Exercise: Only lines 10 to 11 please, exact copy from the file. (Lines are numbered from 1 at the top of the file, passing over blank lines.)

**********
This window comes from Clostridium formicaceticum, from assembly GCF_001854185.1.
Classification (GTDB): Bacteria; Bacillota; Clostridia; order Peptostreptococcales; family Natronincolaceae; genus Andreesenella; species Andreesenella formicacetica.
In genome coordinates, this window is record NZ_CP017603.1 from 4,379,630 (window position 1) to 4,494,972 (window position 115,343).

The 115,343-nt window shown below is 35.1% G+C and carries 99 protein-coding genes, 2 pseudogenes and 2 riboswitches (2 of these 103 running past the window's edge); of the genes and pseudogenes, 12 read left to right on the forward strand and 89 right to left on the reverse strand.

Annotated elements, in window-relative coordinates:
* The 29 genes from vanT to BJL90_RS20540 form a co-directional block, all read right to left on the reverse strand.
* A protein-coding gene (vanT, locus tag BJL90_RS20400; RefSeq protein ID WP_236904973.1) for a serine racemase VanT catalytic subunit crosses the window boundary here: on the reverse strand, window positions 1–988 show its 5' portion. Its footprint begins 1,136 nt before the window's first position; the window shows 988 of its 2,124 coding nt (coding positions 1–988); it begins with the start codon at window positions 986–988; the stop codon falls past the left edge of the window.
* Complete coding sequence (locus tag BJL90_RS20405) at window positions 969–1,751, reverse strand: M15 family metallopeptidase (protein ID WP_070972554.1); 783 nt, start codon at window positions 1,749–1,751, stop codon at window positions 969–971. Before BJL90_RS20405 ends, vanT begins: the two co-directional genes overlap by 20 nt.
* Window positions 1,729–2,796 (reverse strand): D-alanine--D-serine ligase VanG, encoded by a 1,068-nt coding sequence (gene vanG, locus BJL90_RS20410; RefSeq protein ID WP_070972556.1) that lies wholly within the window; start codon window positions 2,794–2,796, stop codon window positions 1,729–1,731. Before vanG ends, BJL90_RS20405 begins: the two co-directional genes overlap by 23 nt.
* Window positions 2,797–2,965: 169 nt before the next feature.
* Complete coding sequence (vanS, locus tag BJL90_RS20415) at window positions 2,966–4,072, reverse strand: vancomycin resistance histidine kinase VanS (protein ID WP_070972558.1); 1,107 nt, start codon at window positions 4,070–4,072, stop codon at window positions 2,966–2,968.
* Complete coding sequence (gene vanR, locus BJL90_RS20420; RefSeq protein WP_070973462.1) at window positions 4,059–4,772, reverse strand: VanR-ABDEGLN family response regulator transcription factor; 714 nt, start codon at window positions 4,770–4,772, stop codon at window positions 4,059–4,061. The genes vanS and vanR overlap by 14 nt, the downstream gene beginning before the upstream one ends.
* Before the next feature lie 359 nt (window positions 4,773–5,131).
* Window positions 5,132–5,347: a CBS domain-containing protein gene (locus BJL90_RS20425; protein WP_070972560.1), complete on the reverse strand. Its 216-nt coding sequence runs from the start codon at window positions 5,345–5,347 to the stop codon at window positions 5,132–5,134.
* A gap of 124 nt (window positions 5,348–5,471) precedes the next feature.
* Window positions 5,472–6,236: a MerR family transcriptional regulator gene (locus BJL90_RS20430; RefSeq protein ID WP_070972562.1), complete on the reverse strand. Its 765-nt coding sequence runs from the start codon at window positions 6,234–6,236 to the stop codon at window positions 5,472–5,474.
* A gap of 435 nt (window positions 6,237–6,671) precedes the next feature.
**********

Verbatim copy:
* Window positions 2,797–2,965: 169 nt before the next feature.
* Complete coding sequence (vanS, locus tag BJL90_RS20415) at window positions 2,966–4,072, reverse strand: vancomycin resistance histidine kinase VanS (protein ID WP_070972558.1); 1,107 nt, start codon at window positions 4,070–4,072, stop codon at window positions 2,966–2,968.